Authority File: Susan Jennings

This month, the NMRT Communications Committee is featuring the second installment of a new blog series—Authority File: Interviews with ALA Committee Chairs. This new series presents interviews of Chairs of different ALA committees, sharing their experiences as committee volunteers, their advice to new ALA members, and background about their committees. You may just discover your “next” ALA committee!

“Find your place and serve others and your profession to the fullest!”
–Susan Jennings, Chair, ALA Awards Committee

Susan Jennings, Chair of the ALA Awards Committee, has been a part of ALA for 13 years. She credits the NMRT for helping her gain her footing when she was a new ALA member and providing the springboard to serving on other committees. The following interview with Susan was conducted through email.

How long have you been an ALA member?

Since 2005 (13 years).

How long have you been Chair of the Awards Committee?
This is my first year.

Why did you decide to serve on this particular committee?
I was asked to serve by our incoming President. I was glad I was asked to serve since I love recognizing outstanding service and talent within librarianship.

Tell us about the Awards Committee—what are its goals or objectives, what are some of its current initiatives/projects?

The Awards Committee shepherds nineteen awards that are given across ALA to recognize outstanding service to libraries and our profession. The awards are sponsored across divisions and by a variety of individuals and vendors. These awards all recognize excellence across all libraries.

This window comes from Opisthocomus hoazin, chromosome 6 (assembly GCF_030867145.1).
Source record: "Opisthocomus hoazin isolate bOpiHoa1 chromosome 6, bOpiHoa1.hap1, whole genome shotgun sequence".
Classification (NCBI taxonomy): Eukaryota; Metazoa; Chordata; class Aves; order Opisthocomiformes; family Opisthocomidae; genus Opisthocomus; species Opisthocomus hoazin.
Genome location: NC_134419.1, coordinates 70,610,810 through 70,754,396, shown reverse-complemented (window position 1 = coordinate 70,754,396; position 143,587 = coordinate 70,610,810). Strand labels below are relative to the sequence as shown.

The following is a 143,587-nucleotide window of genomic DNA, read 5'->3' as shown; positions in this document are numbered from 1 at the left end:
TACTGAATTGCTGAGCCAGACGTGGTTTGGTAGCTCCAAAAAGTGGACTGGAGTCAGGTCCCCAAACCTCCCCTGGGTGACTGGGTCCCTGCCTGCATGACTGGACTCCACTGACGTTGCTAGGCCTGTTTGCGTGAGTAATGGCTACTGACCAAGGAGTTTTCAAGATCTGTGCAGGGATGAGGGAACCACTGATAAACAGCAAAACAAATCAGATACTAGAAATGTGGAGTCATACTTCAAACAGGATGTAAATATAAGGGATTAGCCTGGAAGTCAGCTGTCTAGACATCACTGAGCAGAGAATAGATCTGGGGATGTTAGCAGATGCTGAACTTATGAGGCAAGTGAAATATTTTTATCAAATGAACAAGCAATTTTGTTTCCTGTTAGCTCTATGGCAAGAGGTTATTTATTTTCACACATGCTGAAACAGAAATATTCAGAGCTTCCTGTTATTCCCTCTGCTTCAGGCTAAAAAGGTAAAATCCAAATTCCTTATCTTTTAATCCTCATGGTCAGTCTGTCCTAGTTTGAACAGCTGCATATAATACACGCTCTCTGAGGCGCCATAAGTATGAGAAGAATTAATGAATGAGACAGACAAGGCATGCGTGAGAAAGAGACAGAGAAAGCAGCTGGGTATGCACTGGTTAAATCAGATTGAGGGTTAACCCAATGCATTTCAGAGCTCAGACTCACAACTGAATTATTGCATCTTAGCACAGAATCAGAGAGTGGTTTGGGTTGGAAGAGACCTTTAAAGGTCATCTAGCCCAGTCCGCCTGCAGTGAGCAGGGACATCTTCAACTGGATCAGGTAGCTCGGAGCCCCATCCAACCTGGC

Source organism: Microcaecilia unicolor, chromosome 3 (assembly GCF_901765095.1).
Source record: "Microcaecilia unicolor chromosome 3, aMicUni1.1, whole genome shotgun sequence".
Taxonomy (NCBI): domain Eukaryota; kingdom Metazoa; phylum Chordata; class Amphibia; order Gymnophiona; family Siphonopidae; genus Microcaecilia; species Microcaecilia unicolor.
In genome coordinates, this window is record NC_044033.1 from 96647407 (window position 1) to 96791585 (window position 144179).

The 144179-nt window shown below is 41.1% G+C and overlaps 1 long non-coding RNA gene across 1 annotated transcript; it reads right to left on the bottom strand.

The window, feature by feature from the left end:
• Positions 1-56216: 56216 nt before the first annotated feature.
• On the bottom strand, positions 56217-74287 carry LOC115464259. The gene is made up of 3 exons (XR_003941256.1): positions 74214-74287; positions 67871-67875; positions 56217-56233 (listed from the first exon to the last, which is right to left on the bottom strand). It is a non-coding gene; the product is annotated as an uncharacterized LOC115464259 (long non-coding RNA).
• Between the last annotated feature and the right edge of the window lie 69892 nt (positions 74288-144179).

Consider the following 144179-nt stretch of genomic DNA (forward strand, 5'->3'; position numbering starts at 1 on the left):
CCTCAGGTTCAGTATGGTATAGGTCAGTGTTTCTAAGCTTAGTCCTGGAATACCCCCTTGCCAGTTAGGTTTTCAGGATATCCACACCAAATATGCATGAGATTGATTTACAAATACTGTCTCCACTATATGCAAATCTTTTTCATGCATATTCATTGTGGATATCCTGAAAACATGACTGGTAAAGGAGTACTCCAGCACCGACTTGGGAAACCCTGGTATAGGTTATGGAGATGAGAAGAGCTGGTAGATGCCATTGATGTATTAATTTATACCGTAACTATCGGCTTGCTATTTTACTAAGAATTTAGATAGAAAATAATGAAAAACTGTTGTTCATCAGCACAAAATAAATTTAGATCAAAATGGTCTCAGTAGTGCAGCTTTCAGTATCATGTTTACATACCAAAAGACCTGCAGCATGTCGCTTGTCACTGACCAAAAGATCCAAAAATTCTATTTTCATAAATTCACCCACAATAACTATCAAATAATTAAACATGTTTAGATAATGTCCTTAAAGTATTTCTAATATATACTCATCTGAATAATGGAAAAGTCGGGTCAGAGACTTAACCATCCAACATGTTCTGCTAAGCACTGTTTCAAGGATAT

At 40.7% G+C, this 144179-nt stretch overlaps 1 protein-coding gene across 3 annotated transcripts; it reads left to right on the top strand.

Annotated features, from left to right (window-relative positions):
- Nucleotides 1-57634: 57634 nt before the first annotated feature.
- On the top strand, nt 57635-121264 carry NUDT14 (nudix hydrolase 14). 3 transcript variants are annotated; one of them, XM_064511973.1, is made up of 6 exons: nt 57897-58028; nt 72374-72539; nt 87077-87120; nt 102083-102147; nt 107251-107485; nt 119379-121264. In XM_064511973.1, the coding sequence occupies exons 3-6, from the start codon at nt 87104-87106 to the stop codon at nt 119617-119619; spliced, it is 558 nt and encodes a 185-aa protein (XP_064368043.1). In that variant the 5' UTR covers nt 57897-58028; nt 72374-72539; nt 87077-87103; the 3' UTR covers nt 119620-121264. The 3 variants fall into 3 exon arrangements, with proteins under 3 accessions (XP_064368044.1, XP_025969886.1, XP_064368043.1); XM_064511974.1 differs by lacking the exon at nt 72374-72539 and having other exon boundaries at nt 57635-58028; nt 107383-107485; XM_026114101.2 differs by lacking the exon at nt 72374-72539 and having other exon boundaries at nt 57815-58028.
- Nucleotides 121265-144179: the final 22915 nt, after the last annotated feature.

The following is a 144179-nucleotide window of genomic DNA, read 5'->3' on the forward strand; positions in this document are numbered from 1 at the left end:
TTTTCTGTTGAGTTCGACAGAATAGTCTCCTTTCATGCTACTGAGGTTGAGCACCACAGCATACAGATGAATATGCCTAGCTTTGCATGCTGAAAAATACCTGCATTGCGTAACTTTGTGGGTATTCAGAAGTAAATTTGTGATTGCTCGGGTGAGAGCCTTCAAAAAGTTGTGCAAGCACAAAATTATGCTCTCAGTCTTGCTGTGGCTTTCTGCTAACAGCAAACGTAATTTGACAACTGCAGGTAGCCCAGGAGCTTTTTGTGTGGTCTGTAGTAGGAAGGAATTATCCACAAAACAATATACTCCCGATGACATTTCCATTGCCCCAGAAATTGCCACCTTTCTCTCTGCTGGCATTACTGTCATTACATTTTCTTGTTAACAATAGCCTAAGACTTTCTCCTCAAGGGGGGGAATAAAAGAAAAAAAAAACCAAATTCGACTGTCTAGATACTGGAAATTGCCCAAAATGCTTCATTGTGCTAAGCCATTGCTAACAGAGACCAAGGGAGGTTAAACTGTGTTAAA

How is this committee structured?

The Awards Committee, guided by the chair and the ALA Staff Liaison, Cheryl Malden, oversees the work of the nineteen awards juries. It reviews proposals for the establishment of new awards and facilitates the awarding of the following awards at Annual Conference due to the work of the awards juries for each award.  (See the end of this post for complete list!)

What have been your favorite projects while serving on this committee?

I’m actually looking forward to my favorite project! I can’t wait to give the awards to well deserving libraries and individuals at ALA Annual Conference.

What do you enjoy most about serving on this committee?

As I said earlier, I love recognizing outstanding service and talent within librarianship.

What would you say is the typical time commitment for serving on this committee?
The work of the ALA Awards committee is done year round although it seems that the bulk of the work will be done September – March.

What would you say is important for someone joining this committee to know?
Two things:  It is very rewarding. And, volunteer for it while the volunteer window is open.

What advice would you give to someone considering serving on this committee in the future?
DO! It’s very rewarding!

Do you have any advice for new members of ALA in general?
Find your niche and get involved! NMRT provided me a wonderful way to cut my teeth on ALA Service. I was honored to serve as your NMRT Councilor and met and worked with wonderful people! From there, I had the confidence to explore other opportunities within ALA.

Is there anything I haven’t asked about that you would like to share?